In my youth, my family loved bookstores. No outing was complete without an hour or more browsing through the luxuriant shelves. We would fan out to our perspective pleasures: David would head to the Fantasy section or the Classics, Allison would beeline to SciFi, my mother would peruse the bestsellers and pick out five or six titles that would serve both her and my father. All of them were avid and omnivorous readers. For me, it was sampling, unsure of my reading destiny.
My father, by and large, would stand in the front of the store, benignly smoking his pipe (it was a different time) and content in the happiness of his brood and the knowledge that my mother would provide him well with reading material.
On rare occasions though, my dad would walk into the store, perhaps moved by my aimlessness, take a volume off the shelves and hand it to me with a definitive, “Read this!” Which I always did, grateful for the guidance and the personal contact.
One book that he gave me was a poem called “archy and mehitabel” by Don Marquis. Now largely overlooked, it relates the musings of a cockroach named Archy who lives at a newspaper office and communicates with Marquis through typewritten notes. Because the roach hits the keys by jumping on them one at a time, he cannot capitalize and rarely wastes his time and energy on punctuation. The whole poem cycle is a flow of free verse and association that talks in a hard-bitten and world-weary voice about life and death and disappointment.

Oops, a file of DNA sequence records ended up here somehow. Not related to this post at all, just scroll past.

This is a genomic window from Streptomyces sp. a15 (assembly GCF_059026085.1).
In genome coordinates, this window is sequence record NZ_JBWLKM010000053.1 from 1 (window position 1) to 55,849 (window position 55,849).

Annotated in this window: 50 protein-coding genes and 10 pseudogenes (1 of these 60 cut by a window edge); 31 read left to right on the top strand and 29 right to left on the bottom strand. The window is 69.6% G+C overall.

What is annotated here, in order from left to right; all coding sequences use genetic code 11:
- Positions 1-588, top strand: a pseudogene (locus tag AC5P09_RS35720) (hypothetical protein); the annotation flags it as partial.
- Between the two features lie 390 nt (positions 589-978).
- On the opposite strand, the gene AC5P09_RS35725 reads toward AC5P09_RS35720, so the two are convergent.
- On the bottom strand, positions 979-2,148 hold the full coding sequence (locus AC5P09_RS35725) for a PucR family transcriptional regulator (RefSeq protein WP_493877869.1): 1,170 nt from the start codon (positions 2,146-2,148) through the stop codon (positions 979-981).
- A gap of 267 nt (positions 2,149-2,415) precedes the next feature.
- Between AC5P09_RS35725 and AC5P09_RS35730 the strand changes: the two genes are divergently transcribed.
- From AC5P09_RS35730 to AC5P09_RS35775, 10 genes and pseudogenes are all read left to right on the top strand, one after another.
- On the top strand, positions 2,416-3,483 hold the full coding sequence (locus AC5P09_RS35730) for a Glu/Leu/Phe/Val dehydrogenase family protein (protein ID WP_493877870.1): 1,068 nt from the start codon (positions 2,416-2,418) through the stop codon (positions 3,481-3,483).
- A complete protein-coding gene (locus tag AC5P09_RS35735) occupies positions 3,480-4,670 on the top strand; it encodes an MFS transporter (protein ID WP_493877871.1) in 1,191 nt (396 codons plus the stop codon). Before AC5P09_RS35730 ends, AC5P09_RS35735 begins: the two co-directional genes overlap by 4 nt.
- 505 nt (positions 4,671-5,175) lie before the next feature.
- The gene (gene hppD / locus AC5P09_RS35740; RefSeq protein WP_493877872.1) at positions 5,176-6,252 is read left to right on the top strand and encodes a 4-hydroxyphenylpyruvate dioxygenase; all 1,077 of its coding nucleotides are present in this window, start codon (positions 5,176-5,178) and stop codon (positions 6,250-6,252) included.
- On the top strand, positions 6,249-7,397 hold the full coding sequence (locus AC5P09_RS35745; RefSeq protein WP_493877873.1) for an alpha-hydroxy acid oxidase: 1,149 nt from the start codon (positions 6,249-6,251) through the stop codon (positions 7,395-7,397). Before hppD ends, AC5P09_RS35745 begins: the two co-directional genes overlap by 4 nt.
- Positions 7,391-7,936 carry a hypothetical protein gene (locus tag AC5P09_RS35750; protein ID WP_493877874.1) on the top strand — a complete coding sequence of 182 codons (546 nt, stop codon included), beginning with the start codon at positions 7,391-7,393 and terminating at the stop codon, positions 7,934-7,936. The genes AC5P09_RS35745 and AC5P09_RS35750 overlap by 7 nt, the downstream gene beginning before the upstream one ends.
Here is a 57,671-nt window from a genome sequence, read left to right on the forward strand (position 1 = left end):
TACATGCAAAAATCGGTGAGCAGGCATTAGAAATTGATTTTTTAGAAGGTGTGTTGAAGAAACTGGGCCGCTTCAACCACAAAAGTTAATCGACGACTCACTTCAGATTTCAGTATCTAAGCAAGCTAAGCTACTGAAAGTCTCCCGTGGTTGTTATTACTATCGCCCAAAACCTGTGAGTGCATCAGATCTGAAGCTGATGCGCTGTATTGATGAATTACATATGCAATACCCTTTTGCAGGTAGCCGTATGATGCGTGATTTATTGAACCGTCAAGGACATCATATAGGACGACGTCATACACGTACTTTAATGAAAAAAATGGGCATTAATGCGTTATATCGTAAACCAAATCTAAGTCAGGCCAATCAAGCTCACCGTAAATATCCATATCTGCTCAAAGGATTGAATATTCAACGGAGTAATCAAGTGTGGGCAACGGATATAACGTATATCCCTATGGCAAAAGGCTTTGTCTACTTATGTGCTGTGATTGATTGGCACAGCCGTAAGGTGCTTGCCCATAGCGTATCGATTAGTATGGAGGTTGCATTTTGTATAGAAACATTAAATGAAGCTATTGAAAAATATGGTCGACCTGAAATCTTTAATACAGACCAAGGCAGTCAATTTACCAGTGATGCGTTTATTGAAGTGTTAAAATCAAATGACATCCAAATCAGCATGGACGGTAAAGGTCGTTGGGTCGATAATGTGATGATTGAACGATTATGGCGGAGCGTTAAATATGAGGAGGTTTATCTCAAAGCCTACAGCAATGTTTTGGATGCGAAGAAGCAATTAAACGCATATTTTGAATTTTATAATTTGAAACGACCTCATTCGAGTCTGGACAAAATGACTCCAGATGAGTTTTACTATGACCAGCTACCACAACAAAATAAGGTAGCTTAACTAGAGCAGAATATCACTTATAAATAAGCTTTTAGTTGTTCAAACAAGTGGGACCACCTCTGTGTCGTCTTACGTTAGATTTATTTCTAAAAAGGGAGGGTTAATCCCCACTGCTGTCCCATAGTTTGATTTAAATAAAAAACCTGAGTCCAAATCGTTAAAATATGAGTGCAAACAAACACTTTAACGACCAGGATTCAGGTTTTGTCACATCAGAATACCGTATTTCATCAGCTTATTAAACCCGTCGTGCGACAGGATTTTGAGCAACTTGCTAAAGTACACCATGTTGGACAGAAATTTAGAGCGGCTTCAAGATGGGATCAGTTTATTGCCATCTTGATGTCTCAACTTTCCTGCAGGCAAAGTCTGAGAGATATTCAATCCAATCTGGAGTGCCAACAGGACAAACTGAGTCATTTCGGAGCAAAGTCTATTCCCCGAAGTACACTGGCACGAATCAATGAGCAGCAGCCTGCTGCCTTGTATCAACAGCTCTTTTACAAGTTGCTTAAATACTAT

Archy’s cynicism is balanced by the other title character, Mehitabel, a cat who claims to be reincarnated from Cleopatra. She recalls glorious and pampered times in palaces surrounded by servants and feasts while all the while recounting her dingy and sordid current existence surviving in alleys and garbage cans. Tragic as she is, she is never beaten down. She is imbued with hard worn wisdom and fatalism. Life is difficult, bleak and chancy, but it is life and there will always be opportunities to live.
Mehitabel’s favorite interjection is “wottheehell” which rings like a refrain through her wonderful songs. This remarkable neologism captures a sense of both disbelieve and of perseverance. It reflects the shock that bad things happen (What is going on here?). But it also contains a cosmic shrug (Who cares if they happen?). It is both vulnerable and defiant.
By the time I graduated college, I had read “archy and mehitabel” dozens of times (much like father had in his youth) and then set it aside. I have only recently discovered it afresh, during a time of turmoil and uncertainty. I find it comforting both as an old friend and a new source of inspiration.
Not quite as cynical as Archy, I do not have the brashness of Mehitabel, able to toss away privation with the arrogance that I have earned and deserve better things. But wouldn’t it be nice to have that kind of courage and the certainty to shrug and dance, lilting in time with your own sense of assurance and immortality. “there’s a dance in the old dame yet” says Mehitabel the cat “so wotthehell wotthehell”